|Title||Functional limitations and health care resource utilization for individuals with cognitive impairment without dementia: Findings from a United States population-based survey.|
|Publication Type||Journal Article|
|Year of Publication||2017|
|Authors||J. Andrews, S, Desai, U, Kirson, NY, Enloe, CJ, Ristovska, L, King, S, Birnbaum, HG, Fleisher, AS, Ye, W, Kahle-Wrobleski, K|
|Journal||Alzheimer's & Dementia|
|Keywords||CIND, Cognitive Ability, Functional limitations, Older Adults|
INTRODUCTION: Little is known about functional limitations and health care resource utilization of people with cognitive impairment with no dementia (CIND).
METHODS: Respondents with stable or progressive cognitive impairment (CI) after the first (index) indication of CIND in 2000-2010 were identified from the Health and Retirement Study (HRS). Respondents never exhibiting CI were identified as potential controls. Propensity score-based optimal matching was used to adjust for differences in demographics and history of stroke. Differences between cohorts were assessed accounting for HRS survey design.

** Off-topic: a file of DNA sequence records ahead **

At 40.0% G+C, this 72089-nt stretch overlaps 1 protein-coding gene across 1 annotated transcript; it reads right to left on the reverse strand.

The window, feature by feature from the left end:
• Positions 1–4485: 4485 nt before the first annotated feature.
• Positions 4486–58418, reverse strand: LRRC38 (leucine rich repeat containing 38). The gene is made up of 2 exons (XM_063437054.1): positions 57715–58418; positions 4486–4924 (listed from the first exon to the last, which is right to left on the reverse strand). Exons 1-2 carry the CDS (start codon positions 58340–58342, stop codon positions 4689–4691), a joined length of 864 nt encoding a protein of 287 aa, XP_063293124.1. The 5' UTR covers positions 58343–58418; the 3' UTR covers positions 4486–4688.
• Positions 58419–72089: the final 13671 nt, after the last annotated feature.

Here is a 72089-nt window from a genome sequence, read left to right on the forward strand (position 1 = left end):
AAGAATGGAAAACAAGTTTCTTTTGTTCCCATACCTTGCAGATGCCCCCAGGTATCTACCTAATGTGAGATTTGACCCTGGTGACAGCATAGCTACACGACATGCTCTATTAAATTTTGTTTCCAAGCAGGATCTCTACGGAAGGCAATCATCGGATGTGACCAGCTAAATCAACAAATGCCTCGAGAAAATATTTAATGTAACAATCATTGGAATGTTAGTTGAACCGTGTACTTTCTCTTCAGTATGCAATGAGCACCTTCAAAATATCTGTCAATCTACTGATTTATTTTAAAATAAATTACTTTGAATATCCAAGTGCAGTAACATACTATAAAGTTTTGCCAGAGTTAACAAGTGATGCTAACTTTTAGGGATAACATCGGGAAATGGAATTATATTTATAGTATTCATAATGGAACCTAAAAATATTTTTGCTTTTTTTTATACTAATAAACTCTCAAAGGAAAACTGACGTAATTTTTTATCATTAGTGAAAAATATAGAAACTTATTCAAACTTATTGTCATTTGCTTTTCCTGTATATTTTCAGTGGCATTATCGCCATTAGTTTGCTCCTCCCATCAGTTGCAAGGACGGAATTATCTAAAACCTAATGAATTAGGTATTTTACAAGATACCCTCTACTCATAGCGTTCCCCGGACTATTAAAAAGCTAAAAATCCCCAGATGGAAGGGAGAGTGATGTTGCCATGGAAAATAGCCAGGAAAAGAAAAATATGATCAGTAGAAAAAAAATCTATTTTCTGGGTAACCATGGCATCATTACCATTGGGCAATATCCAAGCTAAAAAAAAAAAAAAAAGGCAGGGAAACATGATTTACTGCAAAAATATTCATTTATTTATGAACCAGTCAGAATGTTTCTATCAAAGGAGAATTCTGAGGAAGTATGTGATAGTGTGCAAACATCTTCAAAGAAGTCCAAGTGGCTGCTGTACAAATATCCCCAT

RESULTS: After matching, CIND respondents had more functional limitations (difficulty with ≥1 activities of daily living: 24% vs. 15%; ≥1 instrumental activities of daily living: 20% vs. 11%) and hospital stays (37% vs. 27%) than respondents with no CI (all P < .001). Seventy five percent of CIND respondents developed dementia in the observable follow-up (median time: ∼6 years).
DISCUSSION: Even before dementia onset, CI is associated with increased likelihood of functional limitations and greater health care resource use.
|Alternate Journal||Alzheimers Dement (Amst)|
|PubMed Central ID||PMC5312554|